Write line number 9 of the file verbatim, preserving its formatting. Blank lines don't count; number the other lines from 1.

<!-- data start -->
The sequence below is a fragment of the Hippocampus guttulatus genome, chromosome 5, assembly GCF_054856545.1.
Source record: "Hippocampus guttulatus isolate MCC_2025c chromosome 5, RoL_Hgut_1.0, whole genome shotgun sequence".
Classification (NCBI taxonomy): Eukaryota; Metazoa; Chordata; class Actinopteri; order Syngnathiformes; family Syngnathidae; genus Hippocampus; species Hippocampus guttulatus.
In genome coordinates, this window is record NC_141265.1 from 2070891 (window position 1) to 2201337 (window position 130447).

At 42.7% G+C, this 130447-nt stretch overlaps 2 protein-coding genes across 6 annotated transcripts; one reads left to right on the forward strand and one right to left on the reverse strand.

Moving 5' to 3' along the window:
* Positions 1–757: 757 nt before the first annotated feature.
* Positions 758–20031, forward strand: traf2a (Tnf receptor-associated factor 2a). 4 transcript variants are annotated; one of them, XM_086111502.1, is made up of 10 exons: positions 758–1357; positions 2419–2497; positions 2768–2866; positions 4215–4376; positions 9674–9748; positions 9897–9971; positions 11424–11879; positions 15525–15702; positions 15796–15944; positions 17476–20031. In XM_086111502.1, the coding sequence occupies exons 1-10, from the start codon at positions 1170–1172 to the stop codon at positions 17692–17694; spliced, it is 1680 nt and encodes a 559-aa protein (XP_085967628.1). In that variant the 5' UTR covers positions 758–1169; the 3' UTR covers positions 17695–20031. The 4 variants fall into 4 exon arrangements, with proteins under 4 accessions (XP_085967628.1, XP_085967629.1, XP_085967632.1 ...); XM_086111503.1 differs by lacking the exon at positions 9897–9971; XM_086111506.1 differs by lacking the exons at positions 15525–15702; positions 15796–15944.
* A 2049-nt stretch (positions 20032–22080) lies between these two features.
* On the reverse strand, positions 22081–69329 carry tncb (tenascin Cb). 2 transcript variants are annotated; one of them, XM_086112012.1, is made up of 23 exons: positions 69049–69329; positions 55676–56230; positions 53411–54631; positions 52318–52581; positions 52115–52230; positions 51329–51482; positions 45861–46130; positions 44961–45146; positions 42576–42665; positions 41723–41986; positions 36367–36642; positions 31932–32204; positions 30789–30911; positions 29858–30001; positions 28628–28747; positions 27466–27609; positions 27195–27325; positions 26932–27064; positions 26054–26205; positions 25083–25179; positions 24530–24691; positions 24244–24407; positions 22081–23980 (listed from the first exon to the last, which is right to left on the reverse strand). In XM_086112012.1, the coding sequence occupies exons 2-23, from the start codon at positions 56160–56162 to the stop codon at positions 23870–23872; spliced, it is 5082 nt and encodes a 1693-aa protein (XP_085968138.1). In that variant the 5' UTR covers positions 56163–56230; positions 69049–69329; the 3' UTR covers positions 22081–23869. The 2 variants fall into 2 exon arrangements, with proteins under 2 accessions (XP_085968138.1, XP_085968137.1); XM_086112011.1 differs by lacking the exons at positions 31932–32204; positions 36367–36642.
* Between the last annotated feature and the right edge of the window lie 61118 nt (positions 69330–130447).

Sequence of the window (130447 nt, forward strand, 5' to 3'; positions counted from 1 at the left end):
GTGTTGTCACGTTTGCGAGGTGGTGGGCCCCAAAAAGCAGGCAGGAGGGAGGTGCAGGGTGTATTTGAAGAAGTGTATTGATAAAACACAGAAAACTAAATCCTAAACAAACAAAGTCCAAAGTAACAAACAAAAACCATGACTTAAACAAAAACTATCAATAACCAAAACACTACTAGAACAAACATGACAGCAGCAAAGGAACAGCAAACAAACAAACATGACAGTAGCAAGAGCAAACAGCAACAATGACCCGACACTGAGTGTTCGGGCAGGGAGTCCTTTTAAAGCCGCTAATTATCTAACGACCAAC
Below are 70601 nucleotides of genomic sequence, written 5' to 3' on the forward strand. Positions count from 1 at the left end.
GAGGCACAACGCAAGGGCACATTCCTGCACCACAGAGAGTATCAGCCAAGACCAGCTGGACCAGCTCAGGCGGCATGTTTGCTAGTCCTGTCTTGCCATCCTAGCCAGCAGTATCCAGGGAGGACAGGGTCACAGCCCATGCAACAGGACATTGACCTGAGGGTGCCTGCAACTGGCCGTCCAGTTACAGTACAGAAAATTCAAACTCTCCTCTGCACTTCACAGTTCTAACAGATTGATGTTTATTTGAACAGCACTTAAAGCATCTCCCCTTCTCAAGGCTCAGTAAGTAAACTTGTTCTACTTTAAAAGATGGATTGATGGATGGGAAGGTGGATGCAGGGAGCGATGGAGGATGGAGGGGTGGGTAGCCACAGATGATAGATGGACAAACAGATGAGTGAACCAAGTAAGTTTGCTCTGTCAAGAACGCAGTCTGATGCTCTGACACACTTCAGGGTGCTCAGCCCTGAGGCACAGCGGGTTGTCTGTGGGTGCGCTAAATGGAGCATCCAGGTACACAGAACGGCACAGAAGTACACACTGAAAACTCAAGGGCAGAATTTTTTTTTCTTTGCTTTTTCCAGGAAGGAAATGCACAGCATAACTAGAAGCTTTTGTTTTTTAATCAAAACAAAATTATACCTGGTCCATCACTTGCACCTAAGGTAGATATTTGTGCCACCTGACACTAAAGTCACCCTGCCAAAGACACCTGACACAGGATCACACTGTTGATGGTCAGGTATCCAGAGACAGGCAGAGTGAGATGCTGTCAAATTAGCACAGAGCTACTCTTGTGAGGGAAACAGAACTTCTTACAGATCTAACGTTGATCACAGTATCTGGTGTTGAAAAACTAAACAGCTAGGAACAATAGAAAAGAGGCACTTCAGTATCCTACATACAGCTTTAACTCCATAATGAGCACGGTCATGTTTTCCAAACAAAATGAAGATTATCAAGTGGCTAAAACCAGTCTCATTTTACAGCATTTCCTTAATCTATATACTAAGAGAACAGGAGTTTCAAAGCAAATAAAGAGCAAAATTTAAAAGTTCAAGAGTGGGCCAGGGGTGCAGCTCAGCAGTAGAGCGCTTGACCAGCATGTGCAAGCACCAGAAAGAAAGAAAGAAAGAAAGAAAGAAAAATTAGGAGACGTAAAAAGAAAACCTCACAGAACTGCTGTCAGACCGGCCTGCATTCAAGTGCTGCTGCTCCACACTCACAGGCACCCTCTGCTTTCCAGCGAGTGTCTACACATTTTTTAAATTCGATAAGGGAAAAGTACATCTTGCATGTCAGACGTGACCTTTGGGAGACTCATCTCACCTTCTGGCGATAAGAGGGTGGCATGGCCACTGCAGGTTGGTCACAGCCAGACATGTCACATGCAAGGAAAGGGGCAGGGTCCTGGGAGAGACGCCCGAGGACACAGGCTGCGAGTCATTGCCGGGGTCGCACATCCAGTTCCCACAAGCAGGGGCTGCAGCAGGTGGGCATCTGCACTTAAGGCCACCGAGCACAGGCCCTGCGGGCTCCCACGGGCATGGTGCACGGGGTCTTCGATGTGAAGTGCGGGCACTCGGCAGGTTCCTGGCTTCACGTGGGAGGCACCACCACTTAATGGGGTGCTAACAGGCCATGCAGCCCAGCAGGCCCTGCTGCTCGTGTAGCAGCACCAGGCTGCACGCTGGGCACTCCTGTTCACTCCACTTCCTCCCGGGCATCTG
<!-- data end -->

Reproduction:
* A 2049-nt stretch (positions 20032–22080) lies between these two features.